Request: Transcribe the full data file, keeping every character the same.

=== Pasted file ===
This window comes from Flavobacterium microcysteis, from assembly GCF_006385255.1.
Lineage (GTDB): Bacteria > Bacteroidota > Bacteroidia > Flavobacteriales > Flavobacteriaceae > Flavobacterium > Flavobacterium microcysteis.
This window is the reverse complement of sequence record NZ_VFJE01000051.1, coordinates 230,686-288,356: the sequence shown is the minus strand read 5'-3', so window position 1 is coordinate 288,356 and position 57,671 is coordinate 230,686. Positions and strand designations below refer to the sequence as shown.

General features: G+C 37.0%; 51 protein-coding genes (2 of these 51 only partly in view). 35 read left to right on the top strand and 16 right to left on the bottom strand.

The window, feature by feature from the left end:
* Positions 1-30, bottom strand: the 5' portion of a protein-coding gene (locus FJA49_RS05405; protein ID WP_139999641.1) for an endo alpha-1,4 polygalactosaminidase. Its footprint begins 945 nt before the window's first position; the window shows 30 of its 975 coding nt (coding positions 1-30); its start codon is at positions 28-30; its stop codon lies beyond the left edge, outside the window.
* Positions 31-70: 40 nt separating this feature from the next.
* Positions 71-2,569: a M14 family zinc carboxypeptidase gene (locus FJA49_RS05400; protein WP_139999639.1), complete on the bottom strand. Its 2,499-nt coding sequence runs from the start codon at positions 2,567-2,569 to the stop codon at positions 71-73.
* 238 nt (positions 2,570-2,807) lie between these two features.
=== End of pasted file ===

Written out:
This window comes from Flavobacterium microcysteis, from assembly GCF_006385255.1.
Lineage (GTDB): Bacteria > Bacteroidota > Bacteroidia > Flavobacteriales > Flavobacteriaceae > Flavobacterium > Flavobacterium microcysteis.
This window is the reverse complement of sequence record NZ_VFJE01000051.1, coordinates 230,686-288,356: the sequence shown is the minus strand read 5'-3', so window position 1 is coordinate 288,356 and position 57,671 is coordinate 230,686. Positions and strand designations below refer to the sequence as shown.

General features: G+C 37.0%; 51 protein-coding genes (2 of these 51 only partly in view). 35 read left to right on the top strand and 16 right to left on the bottom strand.

The window, feature by feature from the left end:
* Positions 1-30, bottom strand: the 5' portion of a protein-coding gene (locus FJA49_RS05405; protein ID WP_139999641.1) for an endo alpha-1,4 polygalactosaminidase. Its footprint begins 945 nt before the window's first position; the window shows 30 of its 975 coding nt (coding positions 1-30); its start codon is at positions 28-30; its stop codon lies beyond the left edge, outside the window.
* Positions 31-70: 40 nt separating this feature from the next.
* Positions 71-2,569: a M14 family zinc carboxypeptidase gene (locus FJA49_RS05400; protein WP_139999639.1), complete on the bottom strand. Its 2,499-nt coding sequence runs from the start codon at positions 2,567-2,569 to the stop codon at positions 71-73.
* 238 nt (positions 2,570-2,807) lie between these two features.